Once a popular Alaska governor with a modest record of accomplishment, Palin could conceivably revive her reputation in this era of short memories. But it's hard to imagine her name atop the GOP ballot in 2016, when a cast of heavyweights who sat out 2012 will be vying for the nomination.
It's a deft trick to turn American exceptionalism into an exceptional political tactic.
If acknowledging that racial misgivings and misunderstandings are still a part of politics and life in America, I plead guilty.
Don't underestimate questions from the crowd; technology has made voters more informed than ever.
Sitting in the Oval Office, beneath a painting of George Washington, with a bust of Martin Luther King Jr. over his right shoulder and a bust of Abraham Lincoln over his left shoulder, Obama told 'National Journal' that the country's economic woes are deep and endemic.
The 2016 presidential election is ripe for the emergence of a game-changing political leader who either dramatically reforms one of the existing parties or mounts an independent bid.
Washington's answer to a self-inflicted financial crisis reminded Americans why they so deeply distrust the political class. The 'fiscal cliff' process was secretive and sloppy, and the nation's so-called leadership lacked the political courage to address our root problems: joblessness and debt.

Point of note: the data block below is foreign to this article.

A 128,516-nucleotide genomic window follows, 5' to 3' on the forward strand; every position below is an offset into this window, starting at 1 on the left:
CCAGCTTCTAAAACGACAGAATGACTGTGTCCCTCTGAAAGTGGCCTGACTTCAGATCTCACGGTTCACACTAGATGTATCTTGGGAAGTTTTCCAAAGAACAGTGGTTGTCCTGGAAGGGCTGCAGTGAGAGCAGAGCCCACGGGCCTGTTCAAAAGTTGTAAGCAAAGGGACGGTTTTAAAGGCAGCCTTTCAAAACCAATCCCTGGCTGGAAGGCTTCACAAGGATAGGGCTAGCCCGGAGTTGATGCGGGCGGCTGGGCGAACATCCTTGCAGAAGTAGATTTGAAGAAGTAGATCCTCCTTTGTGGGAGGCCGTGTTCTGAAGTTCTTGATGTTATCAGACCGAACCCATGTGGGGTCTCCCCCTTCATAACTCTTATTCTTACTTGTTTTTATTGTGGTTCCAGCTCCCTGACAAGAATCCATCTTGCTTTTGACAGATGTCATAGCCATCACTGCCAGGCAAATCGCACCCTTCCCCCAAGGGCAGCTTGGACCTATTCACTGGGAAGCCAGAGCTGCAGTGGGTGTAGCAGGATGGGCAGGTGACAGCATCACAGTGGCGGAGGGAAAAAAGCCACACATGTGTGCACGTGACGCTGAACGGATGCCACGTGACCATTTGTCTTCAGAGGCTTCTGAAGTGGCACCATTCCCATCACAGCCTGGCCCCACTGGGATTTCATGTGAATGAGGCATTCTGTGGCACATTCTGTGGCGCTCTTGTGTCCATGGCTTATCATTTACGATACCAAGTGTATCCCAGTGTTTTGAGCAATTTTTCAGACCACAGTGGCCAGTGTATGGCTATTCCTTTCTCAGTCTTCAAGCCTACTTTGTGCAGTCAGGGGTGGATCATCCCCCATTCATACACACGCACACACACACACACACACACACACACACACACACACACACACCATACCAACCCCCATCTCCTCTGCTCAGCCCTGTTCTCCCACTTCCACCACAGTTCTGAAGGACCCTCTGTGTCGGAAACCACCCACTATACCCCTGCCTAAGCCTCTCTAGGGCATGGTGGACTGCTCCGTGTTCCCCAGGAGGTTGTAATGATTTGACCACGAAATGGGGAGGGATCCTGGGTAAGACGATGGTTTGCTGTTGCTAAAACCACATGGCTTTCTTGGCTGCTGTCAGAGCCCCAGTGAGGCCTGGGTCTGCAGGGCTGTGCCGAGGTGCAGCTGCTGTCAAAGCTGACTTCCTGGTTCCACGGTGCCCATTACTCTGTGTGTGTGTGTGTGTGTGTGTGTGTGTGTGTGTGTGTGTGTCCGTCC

President Obama is casting his lot in the middle of a debate as old as America itself: Are we rugged individualists pulling ourselves up by the bootstraps? Or are we a nation of community, all connected and counting on one another?
Mandates are rarely won on election night. They are earned after Inauguration Day by leaders who spend their political capital wisely, taking advantage of events without overreaching.
A presidential debate is a job interview. And voters look for certain traits in people applying to be president.
Climate change was a point of division between Obama and Republican rival Mitt Romney. The president declared climate change a global threat, acknowledged that the actions of humanity were deepening the crisis, and pledged to do something about it if elected.
Obama does not need to worry as much as past Democratic presidents about being labeled soft on national security - not after giving the order that led to the assassination of Osama bin Laden. No, his biggest concern is being labeled tone deaf on joblessness and debt.
One of Obama's most impressive attributes is his quiet confidence: Voters sense that he is comfortable in his own skin, a dedicated father and friend who won't waste time with the phony rituals of Washington.
We, the people. Manifest Destiny. Conceived in liberty. Fear itself. Ask not. Morning in America. United we stand. Yes, we can. In times of great change and tumult, presidents seek to inspire beleaguered Americans by reminding them of their national identity.
With gridlock the norm, Congress's approval rating is below 10 percent and the public has lost faith in its national leadership.
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